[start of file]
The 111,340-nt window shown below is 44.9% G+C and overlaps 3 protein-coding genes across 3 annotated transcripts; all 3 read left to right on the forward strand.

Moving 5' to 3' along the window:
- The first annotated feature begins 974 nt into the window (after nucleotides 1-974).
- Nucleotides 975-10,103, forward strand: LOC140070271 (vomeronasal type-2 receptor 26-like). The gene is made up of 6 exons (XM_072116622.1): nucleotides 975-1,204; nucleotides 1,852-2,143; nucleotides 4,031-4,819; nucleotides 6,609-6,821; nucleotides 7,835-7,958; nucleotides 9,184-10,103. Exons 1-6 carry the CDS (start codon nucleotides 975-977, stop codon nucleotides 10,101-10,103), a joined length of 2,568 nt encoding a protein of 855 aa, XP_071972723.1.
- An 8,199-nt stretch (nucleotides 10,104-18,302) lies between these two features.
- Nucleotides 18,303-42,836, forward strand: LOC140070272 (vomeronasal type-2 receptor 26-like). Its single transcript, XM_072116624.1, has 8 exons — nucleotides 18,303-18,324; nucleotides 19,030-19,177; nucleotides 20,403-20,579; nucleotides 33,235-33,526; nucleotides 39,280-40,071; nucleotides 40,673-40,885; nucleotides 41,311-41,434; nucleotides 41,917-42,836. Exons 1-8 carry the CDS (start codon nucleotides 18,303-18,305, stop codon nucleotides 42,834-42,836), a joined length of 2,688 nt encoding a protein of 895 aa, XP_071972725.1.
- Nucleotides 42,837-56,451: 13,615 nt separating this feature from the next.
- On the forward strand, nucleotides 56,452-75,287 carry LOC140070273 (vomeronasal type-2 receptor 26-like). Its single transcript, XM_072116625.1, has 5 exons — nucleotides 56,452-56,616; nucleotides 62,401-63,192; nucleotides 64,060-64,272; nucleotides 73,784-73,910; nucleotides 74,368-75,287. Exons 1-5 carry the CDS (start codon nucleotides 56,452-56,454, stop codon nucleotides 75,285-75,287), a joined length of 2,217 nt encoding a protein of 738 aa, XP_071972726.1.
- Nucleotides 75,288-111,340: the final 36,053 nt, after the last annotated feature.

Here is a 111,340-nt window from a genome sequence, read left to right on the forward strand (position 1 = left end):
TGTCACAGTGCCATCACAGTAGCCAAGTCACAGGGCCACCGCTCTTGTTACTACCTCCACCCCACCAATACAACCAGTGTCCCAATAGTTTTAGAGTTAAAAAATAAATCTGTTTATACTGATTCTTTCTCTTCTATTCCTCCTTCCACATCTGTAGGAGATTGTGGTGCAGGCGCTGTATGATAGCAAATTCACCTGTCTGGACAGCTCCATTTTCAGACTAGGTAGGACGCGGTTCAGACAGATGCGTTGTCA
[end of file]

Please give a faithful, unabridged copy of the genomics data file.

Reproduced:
The 111,340-nt window shown below is 44.9% G+C and overlaps 3 protein-coding genes across 3 annotated transcripts; all 3 read left to right on the forward strand.

Moving 5' to 3' along the window:
- The first annotated feature begins 974 nt into the window (after nucleotides 1-974).
- Nucleotides 975-10,103, forward strand: LOC140070271 (vomeronasal type-2 receptor 26-like). The gene is made up of 6 exons (XM_072116622.1): nucleotides 975-1,204; nucleotides 1,852-2,143; nucleotides 4,031-4,819; nucleotides 6,609-6,821; nucleotides 7,835-7,958; nucleotides 9,184-10,103. Exons 1-6 carry the CDS (start codon nucleotides 975-977, stop codon nucleotides 10,101-10,103), a joined length of 2,568 nt encoding a protein of 855 aa, XP_071972723.1.
- An 8,199-nt stretch (nucleotides 10,104-18,302) lies between these two features.
- Nucleotides 18,303-42,836, forward strand: LOC140070272 (vomeronasal type-2 receptor 26-like). Its single transcript, XM_072116624.1, has 8 exons — nucleotides 18,303-18,324; nucleotides 19,030-19,177; nucleotides 20,403-20,579; nucleotides 33,235-33,526; nucleotides 39,280-40,071; nucleotides 40,673-40,885; nucleotides 41,311-41,434; nucleotides 41,917-42,836. Exons 1-8 carry the CDS (start codon nucleotides 18,303-18,305, stop codon nucleotides 42,834-42,836), a joined length of 2,688 nt encoding a protein of 895 aa, XP_071972725.1.
- Nucleotides 42,837-56,451: 13,615 nt separating this feature from the next.
- On the forward strand, nucleotides 56,452-75,287 carry LOC140070273 (vomeronasal type-2 receptor 26-like). Its single transcript, XM_072116625.1, has 5 exons — nucleotides 56,452-56,616; nucleotides 62,401-63,192; nucleotides 64,060-64,272; nucleotides 73,784-73,910; nucleotides 74,368-75,287. Exons 1-5 carry the CDS (start codon nucleotides 56,452-56,454, stop codon nucleotides 75,285-75,287), a joined length of 2,217 nt encoding a protein of 738 aa, XP_071972726.1.
- Nucleotides 75,288-111,340: the final 36,053 nt, after the last annotated feature.

Here is a 111,340-nt window from a genome sequence, read left to right on the forward strand (position 1 = left end):
TGTCACAGTGCCATCACAGTAGCCAAGTCACAGGGCCACCGCTCTTGTTACTACCTCCACCCCACCAATACAACCAGTGTCCCAATAGTTTTAGAGTTAAAAAATAAATCTGTTTATACTGATTCTTTCTCTTCTATTCCTCCTTCCACATCTGTAGGAGATTGTGGTGCAGGCGCTGTATGATAGCAAATTCACCTGTCTGGACAGCTCCATTTTCAGACTAGGTAGGACGCGGTTCAGACAGATGCGTTGTCA